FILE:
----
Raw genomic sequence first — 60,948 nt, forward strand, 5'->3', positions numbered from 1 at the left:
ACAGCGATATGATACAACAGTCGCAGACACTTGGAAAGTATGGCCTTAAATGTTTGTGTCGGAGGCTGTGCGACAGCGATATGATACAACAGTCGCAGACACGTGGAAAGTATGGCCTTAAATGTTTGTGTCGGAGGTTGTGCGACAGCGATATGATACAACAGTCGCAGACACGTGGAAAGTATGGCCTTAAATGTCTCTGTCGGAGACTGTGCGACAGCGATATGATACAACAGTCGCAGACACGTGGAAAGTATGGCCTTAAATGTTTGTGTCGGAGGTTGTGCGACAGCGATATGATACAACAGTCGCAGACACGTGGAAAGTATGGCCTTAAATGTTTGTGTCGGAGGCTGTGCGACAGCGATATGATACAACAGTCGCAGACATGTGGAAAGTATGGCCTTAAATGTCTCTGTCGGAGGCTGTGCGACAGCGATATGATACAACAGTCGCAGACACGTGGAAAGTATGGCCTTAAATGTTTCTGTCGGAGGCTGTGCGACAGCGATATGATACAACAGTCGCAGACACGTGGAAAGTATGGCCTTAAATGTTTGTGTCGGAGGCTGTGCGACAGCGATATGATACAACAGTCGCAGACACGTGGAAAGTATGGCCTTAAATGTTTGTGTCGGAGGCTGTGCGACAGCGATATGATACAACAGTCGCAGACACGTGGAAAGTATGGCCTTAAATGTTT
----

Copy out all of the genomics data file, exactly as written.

Raw genomic sequence first — 60,948 nt, forward strand, 5'->3', positions numbered from 1 at the left:
ACAGCGATATGATACAACAGTCGCAGACACTTGGAAAGTATGGCCTTAAATGTTTGTGTCGGAGGCTGTGCGACAGCGATATGATACAACAGTCGCAGACACGTGGAAAGTATGGCCTTAAATGTTTGTGTCGGAGGTTGTGCGACAGCGATATGATACAACAGTCGCAGACACGTGGAAAGTATGGCCTTAAATGTCTCTGTCGGAGACTGTGCGACAGCGATATGATACAACAGTCGCAGACACGTGGAAAGTATGGCCTTAAATGTTTGTGTCGGAGGTTGTGCGACAGCGATATGATACAACAGTCGCAGACACGTGGAAAGTATGGCCTTAAATGTTTGTGTCGGAGGCTGTGCGACAGCGATATGATACAACAGTCGCAGACATGTGGAAAGTATGGCCTTAAATGTCTCTGTCGGAGGCTGTGCGACAGCGATATGATACAACAGTCGCAGACACGTGGAAAGTATGGCCTTAAATGTTTCTGTCGGAGGCTGTGCGACAGCGATATGATACAACAGTCGCAGACACGTGGAAAGTATGGCCTTAAATGTTTGTGTCGGAGGCTGTGCGACAGCGATATGATACAACAGTCGCAGACACGTGGAAAGTATGGCCTTAAATGTTTGTGTCGGAGGCTGTGCGACAGCGATATGATACAACAGTCGCAGACACGTGGAAAGTATGGCCTTAAATGTTT